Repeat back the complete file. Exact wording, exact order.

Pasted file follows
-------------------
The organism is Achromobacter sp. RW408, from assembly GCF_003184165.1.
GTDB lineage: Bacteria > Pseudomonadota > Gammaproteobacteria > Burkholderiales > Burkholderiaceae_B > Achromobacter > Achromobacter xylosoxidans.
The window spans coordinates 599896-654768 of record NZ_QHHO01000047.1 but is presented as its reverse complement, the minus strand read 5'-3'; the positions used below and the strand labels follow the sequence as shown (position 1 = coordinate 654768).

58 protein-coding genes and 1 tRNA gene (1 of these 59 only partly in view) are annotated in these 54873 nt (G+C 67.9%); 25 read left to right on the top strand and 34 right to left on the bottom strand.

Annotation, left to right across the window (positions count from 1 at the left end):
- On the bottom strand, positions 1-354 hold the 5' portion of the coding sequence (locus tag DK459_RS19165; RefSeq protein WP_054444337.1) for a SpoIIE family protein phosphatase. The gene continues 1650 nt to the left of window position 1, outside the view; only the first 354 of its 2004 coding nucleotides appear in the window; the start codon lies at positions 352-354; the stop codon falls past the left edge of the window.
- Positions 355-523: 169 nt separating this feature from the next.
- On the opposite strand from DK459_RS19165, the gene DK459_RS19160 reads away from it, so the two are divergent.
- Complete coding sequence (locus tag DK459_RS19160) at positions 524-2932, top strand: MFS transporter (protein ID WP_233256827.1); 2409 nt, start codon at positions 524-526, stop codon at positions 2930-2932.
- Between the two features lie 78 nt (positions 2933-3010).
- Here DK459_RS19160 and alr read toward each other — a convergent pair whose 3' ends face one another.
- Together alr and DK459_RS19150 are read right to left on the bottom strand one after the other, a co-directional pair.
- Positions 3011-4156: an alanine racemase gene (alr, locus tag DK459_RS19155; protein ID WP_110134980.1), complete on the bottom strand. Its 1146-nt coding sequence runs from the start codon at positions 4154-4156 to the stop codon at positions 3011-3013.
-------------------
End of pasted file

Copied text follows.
The organism is Achromobacter sp. RW408, from assembly GCF_003184165.1.
GTDB lineage: Bacteria > Pseudomonadota > Gammaproteobacteria > Burkholderiales > Burkholderiaceae_B > Achromobacter > Achromobacter xylosoxidans.
The window spans coordinates 599896-654768 of record NZ_QHHO01000047.1 but is presented as its reverse complement, the minus strand read 5'-3'; the positions used below and the strand labels follow the sequence as shown (position 1 = coordinate 654768).

58 protein-coding genes and 1 tRNA gene (1 of these 59 only partly in view) are annotated in these 54873 nt (G+C 67.9%); 25 read left to right on the top strand and 34 right to left on the bottom strand.

Annotation, left to right across the window (positions count from 1 at the left end):
- On the bottom strand, positions 1-354 hold the 5' portion of the coding sequence (locus tag DK459_RS19165; RefSeq protein WP_054444337.1) for a SpoIIE family protein phosphatase. The gene continues 1650 nt to the left of window position 1, outside the view; only the first 354 of its 2004 coding nucleotides appear in the window; the start codon lies at positions 352-354; the stop codon falls past the left edge of the window.
- Positions 355-523: 169 nt separating this feature from the next.
- On the opposite strand from DK459_RS19165, the gene DK459_RS19160 reads away from it, so the two are divergent.
- Complete coding sequence (locus tag DK459_RS19160) at positions 524-2932, top strand: MFS transporter (protein ID WP_233256827.1); 2409 nt, start codon at positions 524-526, stop codon at positions 2930-2932.
- Between the two features lie 78 nt (positions 2933-3010).
- Here DK459_RS19160 and alr read toward each other — a convergent pair whose 3' ends face one another.
- Together alr and DK459_RS19150 are read right to left on the bottom strand one after the other, a co-directional pair.
- Positions 3011-4156: an alanine racemase gene (alr, locus tag DK459_RS19155; protein ID WP_110134980.1), complete on the bottom strand. Its 1146-nt coding sequence runs from the start codon at positions 4154-4156 to the stop codon at positions 3011-3013.